Natural objects, painted, placed back into their natural habitat, photographed, and posted here.

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Thursday, December 29, 2016

148 to 162

fig. 162: weakening Catalpa leaves are susceptible to adamantem fungus

fig. 161: a bipolar Virginia Creeper. Fun but dangerous.

fig. 160: a colorful attempt to hide the ravages of age.

fig. 159: late summer leaf decay

fig. 158: a parasitic jaune leaf attached to a walnut stem

fig. 157: spring hopes sometimes fall to winter's late ravages

fig. 156: winter's ravages rot to black some but not all hydrangea petals

fig. 155: seed pods of the Peacock Maple in early spring.

fig. 154: wind blown kismet/leaf with K. Haringitis

fig. 153: maple leaf with winter-onset B. Riley-itis.

fig. 152: beneath the blanket of fresh snow, two heart leaves commingle.

fig. 151: frequently, the most beautiful hearts are also the most complicated.

fig. 150: as temperatures plunge, the reds gather together for warmth and support.

fig. 149: peak foliage

fig. 148: web rot overtakes a large oak leaf.

Monday, November 7, 2016

136 to 147!

fig. 147: catalpa almost inundated by indigo fungus.

fig. 144: a tuft from the neighbor's hydrangea floated over in that last storm.

fig. 138: beauty follows fast after some Spring showers.

fig. 141: togetherness

fig. 140: a weed is just a plant in the wrong place, as seen here.

fig. 142: some leaves lose themselves in others.

fig. 146: autumnal color chaos.

fig. 137: The Lilly Pulitzer dandelion only shows up in certain neighborhoods.

fig. 145: sassafras leaves are especially susceptible to teal.

fig. 139: Nature adores symmetry.

fig. 143: example of yin/yang in nature are quite common but very hard to find.

fig. 136: "dandelion" come from the French "dent de lion" meaning "tooth of the lion." Just after Easter each year, blood spontaneously appears on this invasive weed.

Saturday, April 16, 2016


fig. 135: each spring, the lowly, lovely daffodil overshadows the previous autumn's colorful detritus.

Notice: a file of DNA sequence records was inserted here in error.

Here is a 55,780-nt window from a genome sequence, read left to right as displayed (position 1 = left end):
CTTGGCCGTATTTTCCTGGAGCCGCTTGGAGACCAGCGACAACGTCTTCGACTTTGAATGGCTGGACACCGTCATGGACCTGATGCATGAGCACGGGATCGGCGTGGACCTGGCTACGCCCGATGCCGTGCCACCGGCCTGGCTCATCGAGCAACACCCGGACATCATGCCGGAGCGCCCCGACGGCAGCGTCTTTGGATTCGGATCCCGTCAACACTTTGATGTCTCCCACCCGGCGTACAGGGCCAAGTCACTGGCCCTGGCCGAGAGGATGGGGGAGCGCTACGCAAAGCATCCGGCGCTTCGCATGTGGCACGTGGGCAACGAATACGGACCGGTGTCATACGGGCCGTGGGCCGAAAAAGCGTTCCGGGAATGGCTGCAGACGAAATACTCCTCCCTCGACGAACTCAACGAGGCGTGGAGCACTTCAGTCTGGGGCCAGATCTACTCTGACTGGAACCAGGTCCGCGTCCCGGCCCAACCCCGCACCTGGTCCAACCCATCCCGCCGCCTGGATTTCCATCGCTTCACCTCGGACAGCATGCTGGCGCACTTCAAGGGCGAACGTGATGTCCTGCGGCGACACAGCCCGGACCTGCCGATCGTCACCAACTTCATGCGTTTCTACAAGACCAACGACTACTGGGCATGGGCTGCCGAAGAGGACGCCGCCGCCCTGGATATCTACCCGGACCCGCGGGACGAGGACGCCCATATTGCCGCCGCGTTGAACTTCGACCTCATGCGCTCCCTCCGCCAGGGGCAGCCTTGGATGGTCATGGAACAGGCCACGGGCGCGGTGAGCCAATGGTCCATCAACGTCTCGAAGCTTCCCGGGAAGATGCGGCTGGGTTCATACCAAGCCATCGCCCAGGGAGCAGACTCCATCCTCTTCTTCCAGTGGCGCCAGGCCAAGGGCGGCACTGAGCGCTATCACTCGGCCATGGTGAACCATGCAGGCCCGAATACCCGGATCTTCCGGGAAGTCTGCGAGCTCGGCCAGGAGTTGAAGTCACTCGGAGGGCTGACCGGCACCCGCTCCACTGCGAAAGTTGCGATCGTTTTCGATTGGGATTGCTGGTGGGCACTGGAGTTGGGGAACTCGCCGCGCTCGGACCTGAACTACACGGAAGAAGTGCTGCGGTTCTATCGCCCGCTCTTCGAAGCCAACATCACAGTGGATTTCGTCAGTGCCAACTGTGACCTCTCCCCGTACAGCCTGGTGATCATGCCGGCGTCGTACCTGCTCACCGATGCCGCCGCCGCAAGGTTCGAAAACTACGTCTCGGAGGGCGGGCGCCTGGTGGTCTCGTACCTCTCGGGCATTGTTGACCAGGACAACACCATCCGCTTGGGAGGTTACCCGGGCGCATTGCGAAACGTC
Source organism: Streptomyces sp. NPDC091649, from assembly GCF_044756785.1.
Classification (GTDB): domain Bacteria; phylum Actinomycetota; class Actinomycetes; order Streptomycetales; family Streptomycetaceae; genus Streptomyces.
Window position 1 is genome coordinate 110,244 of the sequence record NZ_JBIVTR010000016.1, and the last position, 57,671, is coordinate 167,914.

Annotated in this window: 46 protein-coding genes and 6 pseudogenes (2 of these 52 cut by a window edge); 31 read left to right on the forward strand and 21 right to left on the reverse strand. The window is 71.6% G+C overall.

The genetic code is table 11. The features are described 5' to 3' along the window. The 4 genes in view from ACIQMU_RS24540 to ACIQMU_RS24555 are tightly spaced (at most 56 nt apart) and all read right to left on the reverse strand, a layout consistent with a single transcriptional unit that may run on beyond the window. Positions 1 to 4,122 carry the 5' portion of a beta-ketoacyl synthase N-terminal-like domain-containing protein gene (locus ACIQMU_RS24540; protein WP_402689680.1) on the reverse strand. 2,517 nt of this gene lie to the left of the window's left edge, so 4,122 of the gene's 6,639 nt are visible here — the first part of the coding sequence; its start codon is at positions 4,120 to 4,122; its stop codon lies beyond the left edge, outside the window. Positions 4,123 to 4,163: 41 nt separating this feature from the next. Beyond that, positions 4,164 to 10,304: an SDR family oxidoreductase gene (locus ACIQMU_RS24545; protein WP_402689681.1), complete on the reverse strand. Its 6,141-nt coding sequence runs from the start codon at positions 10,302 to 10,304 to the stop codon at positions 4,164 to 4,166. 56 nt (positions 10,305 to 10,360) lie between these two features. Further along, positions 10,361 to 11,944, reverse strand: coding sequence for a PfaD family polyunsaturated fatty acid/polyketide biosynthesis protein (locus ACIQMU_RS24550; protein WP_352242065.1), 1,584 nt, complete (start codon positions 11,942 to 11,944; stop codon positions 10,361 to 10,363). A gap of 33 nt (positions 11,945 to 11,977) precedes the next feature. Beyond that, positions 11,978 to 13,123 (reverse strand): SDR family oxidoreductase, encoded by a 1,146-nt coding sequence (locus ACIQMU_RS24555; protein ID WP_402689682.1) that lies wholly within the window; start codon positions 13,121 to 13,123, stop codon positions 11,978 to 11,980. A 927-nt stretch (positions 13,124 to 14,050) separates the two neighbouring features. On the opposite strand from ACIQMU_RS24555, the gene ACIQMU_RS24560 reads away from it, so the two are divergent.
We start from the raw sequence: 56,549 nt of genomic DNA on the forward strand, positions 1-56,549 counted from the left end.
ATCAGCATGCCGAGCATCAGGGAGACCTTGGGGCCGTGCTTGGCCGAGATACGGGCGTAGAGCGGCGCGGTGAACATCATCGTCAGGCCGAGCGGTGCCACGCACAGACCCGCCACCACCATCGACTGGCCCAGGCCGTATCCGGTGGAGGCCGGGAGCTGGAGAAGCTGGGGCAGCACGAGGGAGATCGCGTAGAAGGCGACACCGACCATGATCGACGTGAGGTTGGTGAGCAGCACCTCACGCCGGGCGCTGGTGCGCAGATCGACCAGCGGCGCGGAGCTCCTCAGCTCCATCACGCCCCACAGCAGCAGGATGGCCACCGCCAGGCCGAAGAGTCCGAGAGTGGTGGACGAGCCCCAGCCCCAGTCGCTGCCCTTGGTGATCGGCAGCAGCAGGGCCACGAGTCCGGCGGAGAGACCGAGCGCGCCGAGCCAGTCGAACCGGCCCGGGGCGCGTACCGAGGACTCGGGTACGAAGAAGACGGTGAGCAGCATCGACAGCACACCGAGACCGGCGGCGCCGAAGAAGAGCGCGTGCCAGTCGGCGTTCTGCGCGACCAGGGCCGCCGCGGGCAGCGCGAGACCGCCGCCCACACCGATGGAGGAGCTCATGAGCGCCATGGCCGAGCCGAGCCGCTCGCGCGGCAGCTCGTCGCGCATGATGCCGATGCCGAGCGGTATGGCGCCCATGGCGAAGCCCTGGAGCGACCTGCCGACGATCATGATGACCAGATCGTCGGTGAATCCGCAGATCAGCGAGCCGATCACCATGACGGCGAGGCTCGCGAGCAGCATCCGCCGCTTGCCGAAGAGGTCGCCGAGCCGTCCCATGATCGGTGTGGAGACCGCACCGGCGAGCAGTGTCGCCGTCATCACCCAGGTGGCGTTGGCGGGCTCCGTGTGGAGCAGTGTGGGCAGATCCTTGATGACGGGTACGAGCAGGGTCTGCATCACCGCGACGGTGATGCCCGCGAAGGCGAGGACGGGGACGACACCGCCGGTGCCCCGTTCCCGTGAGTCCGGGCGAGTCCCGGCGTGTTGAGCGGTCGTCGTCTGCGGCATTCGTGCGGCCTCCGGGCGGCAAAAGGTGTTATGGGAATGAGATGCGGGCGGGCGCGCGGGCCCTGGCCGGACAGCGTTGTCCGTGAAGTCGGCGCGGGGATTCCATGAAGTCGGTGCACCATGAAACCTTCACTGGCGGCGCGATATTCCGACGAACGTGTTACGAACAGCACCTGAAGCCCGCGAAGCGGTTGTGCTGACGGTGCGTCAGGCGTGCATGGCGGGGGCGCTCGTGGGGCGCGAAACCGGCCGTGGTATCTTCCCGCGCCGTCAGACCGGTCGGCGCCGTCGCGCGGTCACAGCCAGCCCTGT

Friday, December 18, 2015

The 134's!! Sweet.

(A special section devoted to the 'suite' prints, which have been requested by many collectors.)
fig. 134a: (clockwise from top left) winter, spring, fall, and summer
fig. 134b: Cape Cod's Ridgevale beach is home to many colorful specimens.

fig. 134c: a few of the many faces of the Tulip tree leaf.

fig. 134d: pixellation is found throughout nature.

fig. 134e: stripetococcus infestation can strike the leaves of any tree.

Tuesday, September 29, 2015

The 130's!!

fig. 133: the first frost affects different leaves differently.

fig. 132: as the days grow shorter and the nights longer,
cones from the Tulip tree huddle together for warmth and protection.

fig. 131: often, a plain surface belies a festive underbelly.

fig. 130: the so-called "magic" mushrooms are usually easy to spot.

Tuesday, September 22, 2015

The fabulous 120's!!

fig. 129: the red rectangle fungus sucks all the moisture out of its unfortunate host.

fig. 128: shorter days and cooler nights can act almost like poison to some leaves,
coursing through their veins and hastening their inevitable demise.

fig. 127: late summer/early fall.

fig. 126: the eastern cottonwood is much more 
"Pennsylvania Dutch" than its western cousin.

fig. 125: certain leaves fight against aging, others embrace it wholly.

fig. 124: the Japanese Zelkova is susceptible to a blight of geometric precision.

fig. 123: in east facing gardens, clover leaves will become more ornamental.

fig. 122: certain mushrooms are only found under the leaves of the Cobalt Tree.

fig. 121: down near the playground, a yellow poplar, or 'tuliptree' drops its magnificent fruit.

fig. 120: the vernal equinox has some amazing effects on the plant kingdom.

Monday, December 1, 2014

The hundreds!!

fig. 119: As the snow melts in spring, forgotten gems appear.

fig. 118: Frequently, the last leaf to fall is the most colorful.

fig. 117: A sea of red fungus spreads over this green leaf.

fig. 115: Unknown leaf preparing for the gray months ahead.

fig. 116: Some fungi live in harmony with their host, in this case, a large, leathery maple leaf.

fig. 113: Some yellow poplar leaves develop faux thorns to repel predators.

fig. 105: Leaves of the Anglerfish tree resemble the teeth of the eponymous fish.

fig. 104: Black walnut leaves are more colorful than those of their cousin, the English walnut.

fig. 103: occasionally, leaves fall all the way from the sky.

fig. 102: in parts of Cape Cod, polka dots are de rigeur.

fig. 101: skate egg case with O'Connor's zebratitis.

fig. 107: After the holidays are over, poinsettias find fresh ways to stay festive.

fig. 106: Some leaves revel in their imperfections, filling in cracks with gold.

fig. 114: Unidentified leaf preparing for the gray months ahead.

fig. 112: Rare leaf on leaf interaction caught on camera.

fig. 110: Black walnuts hide their poison behind bright decorations.

fig. 109: A branch of the rainbow tree in early spring.

fig. 108: One can never truly know what's on the inside of another walnut.

fig. 111: Black walnut leaves from Woodstock let their "freak flags fly."